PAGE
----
After months of sniping from a distance, President Obama and Mitt Romney are nearing the unsparing crucible of one-on-one debates that could alter the dynamics of the presidential campaign.
For Romney, particularly, the stakes are enormous.
After a month of missteps and missed opportunities — from his convention speech, to his reaction after the US ambassador’s death in Libya, to a video in which he described nearly half the country as government-dependent “victims” — Romney faces three debates in the national spotlight, beginning Oct. 3 in Denver, that could bolster or bury his chances.
“Unquestionably, he has to do well in the first debate,” said Rob Gray, a Republican strategist who was a senior adviser in Romney’s successful 2002 campaign for Massachusetts governor. “There’s more on the line for him, whereas Obama has proven before that he can handle it.”
More than any other forum between now and Election Day, the debates will give the candidates the biggest audience — probably more than 50 million people each night — to hear their message delivered live and unfiltered.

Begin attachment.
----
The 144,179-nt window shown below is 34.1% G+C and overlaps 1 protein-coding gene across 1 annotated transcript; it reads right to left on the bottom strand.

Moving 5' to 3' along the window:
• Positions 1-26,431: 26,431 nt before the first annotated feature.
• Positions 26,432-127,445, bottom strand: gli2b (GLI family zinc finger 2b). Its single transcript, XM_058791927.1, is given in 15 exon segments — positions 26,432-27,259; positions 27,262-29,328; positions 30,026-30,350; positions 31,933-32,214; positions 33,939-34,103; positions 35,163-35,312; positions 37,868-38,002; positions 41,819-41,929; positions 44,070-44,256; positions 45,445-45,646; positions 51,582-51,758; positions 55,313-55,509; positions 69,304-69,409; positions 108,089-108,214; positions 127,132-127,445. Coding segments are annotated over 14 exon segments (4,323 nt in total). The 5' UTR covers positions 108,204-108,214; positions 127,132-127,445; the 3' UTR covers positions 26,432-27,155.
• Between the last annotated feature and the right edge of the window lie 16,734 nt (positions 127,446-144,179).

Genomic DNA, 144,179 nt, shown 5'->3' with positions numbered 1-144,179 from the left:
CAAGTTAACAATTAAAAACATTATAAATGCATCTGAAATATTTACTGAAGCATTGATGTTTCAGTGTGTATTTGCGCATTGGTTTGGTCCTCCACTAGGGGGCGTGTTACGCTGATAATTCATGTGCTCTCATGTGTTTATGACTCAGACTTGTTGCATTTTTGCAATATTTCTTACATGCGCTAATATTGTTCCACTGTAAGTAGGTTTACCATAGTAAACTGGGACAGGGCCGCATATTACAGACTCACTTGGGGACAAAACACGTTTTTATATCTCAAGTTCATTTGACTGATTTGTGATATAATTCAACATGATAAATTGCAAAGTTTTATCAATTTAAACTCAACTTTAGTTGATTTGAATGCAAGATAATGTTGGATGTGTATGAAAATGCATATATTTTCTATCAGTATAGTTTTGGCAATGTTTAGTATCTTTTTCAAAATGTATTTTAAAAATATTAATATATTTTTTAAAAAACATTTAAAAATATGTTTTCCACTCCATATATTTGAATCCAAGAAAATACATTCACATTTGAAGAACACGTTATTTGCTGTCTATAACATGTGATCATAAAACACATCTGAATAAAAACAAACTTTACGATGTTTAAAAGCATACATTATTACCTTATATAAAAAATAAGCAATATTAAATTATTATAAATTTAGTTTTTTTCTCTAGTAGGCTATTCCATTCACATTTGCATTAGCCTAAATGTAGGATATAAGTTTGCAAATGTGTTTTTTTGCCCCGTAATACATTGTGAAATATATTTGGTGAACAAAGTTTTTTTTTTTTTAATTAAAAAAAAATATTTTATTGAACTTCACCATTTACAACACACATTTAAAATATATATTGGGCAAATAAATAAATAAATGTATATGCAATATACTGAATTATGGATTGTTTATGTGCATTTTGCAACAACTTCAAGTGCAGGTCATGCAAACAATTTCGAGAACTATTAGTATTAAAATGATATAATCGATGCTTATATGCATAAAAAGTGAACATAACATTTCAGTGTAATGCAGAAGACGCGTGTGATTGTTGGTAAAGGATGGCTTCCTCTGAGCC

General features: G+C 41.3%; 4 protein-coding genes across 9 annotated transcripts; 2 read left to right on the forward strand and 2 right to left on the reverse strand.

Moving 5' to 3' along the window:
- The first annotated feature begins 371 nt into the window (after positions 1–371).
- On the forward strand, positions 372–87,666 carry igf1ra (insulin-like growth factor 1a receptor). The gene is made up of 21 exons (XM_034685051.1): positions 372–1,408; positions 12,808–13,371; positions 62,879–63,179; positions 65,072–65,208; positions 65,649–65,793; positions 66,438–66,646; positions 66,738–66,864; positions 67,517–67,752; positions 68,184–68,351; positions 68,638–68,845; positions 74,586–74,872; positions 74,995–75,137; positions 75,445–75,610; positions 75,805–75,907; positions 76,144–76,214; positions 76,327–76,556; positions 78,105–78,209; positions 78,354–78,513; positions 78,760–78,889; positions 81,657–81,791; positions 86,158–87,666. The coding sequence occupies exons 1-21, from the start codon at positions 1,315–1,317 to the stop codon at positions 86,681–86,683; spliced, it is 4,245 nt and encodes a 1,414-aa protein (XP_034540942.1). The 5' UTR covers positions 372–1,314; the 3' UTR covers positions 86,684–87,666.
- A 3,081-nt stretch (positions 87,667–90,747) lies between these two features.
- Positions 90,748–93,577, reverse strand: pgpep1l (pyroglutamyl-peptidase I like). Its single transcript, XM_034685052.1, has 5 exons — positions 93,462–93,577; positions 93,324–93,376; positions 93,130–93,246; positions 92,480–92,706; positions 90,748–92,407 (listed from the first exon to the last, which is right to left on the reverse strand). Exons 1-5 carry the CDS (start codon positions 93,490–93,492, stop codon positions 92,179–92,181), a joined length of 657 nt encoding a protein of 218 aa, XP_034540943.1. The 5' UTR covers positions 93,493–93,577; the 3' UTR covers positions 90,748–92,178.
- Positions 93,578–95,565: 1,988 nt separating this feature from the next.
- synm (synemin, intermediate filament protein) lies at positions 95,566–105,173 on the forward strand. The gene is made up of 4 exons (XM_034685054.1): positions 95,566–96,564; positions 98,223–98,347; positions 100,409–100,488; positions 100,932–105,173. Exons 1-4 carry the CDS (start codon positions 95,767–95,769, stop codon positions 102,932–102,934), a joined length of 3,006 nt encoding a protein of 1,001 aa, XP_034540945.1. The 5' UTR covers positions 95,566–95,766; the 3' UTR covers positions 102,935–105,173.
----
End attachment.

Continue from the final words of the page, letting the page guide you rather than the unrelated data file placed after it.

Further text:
The bar for Romney, strategists from both parties said, is higher than the president’s. The Republican nominee trails in the polls; GOP candidates have distanced themselves from Romney’s dismissive criticism of the “47 percent” of Americans who pay no federal income tax; and his image as an economic Mr. Fix-it has yet to catch fire.
“Folks in the Republican Party and the super PACs are going to watch that first debate,” said Bob Shrum, a longtime Democratic strategist who advised Al Gore’s campaign in 2000 and Senator John F. Kerry’s in 2004. “If Romney doesn’t improve greatly, you’re going to see some of the super PACs — although they’ll deny it — move their attention to the Senate and congressional races.” Shrum also advised Senator Edward M. Kennedy in his 1994 race against Romney.
In Denver, the first presidential debate will focus on domestic policy and devote half of its 90 minutes to the economy. The following debates will be held Oct. 16 at Hofstra University in Hempstead, N.Y., featuring audience questions in a town meeting format; and Oct. 22 at Lynn University in Boca Raton, Fla., on foreign policy.